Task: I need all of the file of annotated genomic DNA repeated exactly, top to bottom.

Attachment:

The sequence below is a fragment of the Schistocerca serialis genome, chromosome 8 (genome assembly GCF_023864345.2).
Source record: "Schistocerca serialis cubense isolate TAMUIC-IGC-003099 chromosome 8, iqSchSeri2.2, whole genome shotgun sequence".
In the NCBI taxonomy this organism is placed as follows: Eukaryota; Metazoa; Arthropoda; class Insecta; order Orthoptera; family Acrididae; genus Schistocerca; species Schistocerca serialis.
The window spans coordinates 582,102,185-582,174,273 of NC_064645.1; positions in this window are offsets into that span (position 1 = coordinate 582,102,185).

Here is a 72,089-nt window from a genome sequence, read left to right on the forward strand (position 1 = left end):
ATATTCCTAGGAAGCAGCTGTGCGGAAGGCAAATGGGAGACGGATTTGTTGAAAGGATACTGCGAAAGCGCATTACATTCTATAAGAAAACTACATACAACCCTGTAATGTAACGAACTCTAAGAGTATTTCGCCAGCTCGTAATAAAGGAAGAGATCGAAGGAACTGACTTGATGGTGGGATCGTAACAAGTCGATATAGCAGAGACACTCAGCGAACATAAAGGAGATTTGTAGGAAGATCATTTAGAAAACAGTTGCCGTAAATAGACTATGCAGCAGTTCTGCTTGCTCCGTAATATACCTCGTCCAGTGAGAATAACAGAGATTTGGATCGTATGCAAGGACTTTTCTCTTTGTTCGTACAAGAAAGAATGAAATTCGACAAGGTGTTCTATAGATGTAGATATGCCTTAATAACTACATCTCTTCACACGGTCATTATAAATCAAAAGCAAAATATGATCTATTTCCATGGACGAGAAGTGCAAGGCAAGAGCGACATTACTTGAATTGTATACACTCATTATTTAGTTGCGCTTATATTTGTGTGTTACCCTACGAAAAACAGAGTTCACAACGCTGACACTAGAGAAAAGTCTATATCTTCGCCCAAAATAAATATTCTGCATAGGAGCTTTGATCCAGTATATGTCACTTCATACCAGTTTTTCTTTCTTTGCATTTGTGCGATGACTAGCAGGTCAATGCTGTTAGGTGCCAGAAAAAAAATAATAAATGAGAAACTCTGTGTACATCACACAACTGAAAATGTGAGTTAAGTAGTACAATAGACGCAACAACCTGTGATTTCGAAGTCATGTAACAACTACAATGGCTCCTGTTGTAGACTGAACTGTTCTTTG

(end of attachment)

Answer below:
The sequence below is a fragment of the Schistocerca serialis genome, chromosome 8 (genome assembly GCF_023864345.2).
Source record: "Schistocerca serialis cubense isolate TAMUIC-IGC-003099 chromosome 8, iqSchSeri2.2, whole genome shotgun sequence".
In the NCBI taxonomy this organism is placed as follows: Eukaryota; Metazoa; Arthropoda; class Insecta; order Orthoptera; family Acrididae; genus Schistocerca; species Schistocerca serialis.
The window spans coordinates 582,102,185-582,174,273 of NC_064645.1; positions in this window are offsets into that span (position 1 = coordinate 582,102,185).

Here is a 72,089-nt window from a genome sequence, read left to right on the forward strand (position 1 = left end):
ATATTCCTAGGAAGCAGCTGTGCGGAAGGCAAATGGGAGACGGATTTGTTGAAAGGATACTGCGAAAGCGCATTACATTCTATAAGAAAACTACATACAACCCTGTAATGTAACGAACTCTAAGAGTATTTCGCCAGCTCGTAATAAAGGAAGAGATCGAAGGAACTGACTTGATGGTGGGATCGTAACAAGTCGATATAGCAGAGACACTCAGCGAACATAAAGGAGATTTGTAGGAAGATCATTTAGAAAACAGTTGCCGTAAATAGACTATGCAGCAGTTCTGCTTGCTCCGTAATATACCTCGTCCAGTGAGAATAACAGAGATTTGGATCGTATGCAAGGACTTTTCTCTTTGTTCGTACAAGAAAGAATGAAATTCGACAAGGTGTTCTATAGATGTAGATATGCCTTAATAACTACATCTCTTCACACGGTCATTATAAATCAAAAGCAAAATATGATCTATTTCCATGGACGAGAAGTGCAAGGCAAGAGCGACATTACTTGAATTGTATACACTCATTATTTAGTTGCGCTTATATTTGTGTGTTACCCTACGAAAAACAGAGTTCACAACGCTGACACTAGAGAAAAGTCTATATCTTCGCCCAAAATAAATATTCTGCATAGGAGCTTTGATCCAGTATATGTCACTTCATACCAGTTTTTCTTTCTTTGCATTTGTGCGATGACTAGCAGGTCAATGCTGTTAGGTGCCAGAAAAAAAATAATAAATGAGAAACTCTGTGTACATCACACAACTGAAAATGTGAGTTAAGTAGTACAATAGACGCAACAACCTGTGATTTCGAAGTCATGTAACAACTACAATGGCTCCTGTTGTAGACTGAACTGTTCTTTG